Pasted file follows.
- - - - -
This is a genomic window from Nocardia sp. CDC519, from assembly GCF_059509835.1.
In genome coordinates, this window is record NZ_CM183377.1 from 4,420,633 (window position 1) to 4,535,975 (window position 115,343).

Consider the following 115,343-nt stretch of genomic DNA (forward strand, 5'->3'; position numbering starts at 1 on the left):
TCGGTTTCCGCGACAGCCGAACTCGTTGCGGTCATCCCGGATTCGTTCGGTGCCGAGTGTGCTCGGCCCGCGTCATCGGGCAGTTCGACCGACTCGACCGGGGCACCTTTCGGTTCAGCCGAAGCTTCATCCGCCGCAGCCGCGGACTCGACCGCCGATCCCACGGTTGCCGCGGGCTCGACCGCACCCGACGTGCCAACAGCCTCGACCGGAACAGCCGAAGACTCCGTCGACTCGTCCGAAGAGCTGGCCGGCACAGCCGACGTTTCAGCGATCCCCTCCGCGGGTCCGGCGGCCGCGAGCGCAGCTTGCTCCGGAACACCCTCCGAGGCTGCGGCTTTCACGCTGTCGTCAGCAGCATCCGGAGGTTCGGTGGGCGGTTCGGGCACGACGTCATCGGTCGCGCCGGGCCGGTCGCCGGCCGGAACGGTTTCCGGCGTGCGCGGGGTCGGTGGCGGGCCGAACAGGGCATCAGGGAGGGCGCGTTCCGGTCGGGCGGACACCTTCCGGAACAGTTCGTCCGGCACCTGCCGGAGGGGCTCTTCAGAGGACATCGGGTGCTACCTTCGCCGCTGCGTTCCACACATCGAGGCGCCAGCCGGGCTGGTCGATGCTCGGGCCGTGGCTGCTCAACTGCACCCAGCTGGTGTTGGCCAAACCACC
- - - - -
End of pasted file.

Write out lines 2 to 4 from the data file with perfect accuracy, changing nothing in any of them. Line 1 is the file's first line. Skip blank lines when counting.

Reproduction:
In genome coordinates, this window is record NZ_CM183377.1 from 4,420,633 (window position 1) to 4,535,975 (window position 115,343).

Consider the following 115,343-nt stretch of genomic DNA (forward strand, 5'->3'; position numbering starts at 1 on the left):
TCGGTTTCCGCGACAGCCGAACTCGTTGCGGTCATCCCGGATTCGTTCGGTGCCGAGTGTGCTCGGCCCGCGTCATCGGGCAGTTCGACCGACTCGACCGGGGCACCTTTCGGTTCAGCCGAAGCTTCATCCGCCGCAGCCGCGGACTCGACCGCCGATCCCACGGTTGCCGCGGGCTCGACCGCACCCGACGTGCCAACAGCCTCGACCGGAACAGCCGAAGACTCCGTCGACTCGTCCGAAGAGCTGGCCGGCACAGCCGACGTTTCAGCGATCCCCTCCGCGGGTCCGGCGGCCGCGAGCGCAGCTTGCTCCGGAACACCCTCCGAGGCTGCGGCTTTCACGCTGTCGTCAGCAGCATCCGGAGGTTCGGTGGGCGGTTCGGGCACGACGTCATCGGTCGCGCCGGGCCGGTCGCCGGCCGGAACGGTTTCCGGCGTGCGCGGGGTCGGTGGCGGGCCGAACAGGGCATCAGGGAGGGCGCGTTCCGGTCGGGCGGACACCTTCCGGAACAGTTCGTCCGGCACCTGCCGGAGGGGCTCTTCAGAGGACATCGGGTGCTACCTTCGCCGCTGCGTTCCACACATCGAGGCGCCAGCCGGGCTGGTCGATGCTCGGGCCGTGGCTGCTCAACTGCACCCAGCTGGTGTTGGCCAAACCACC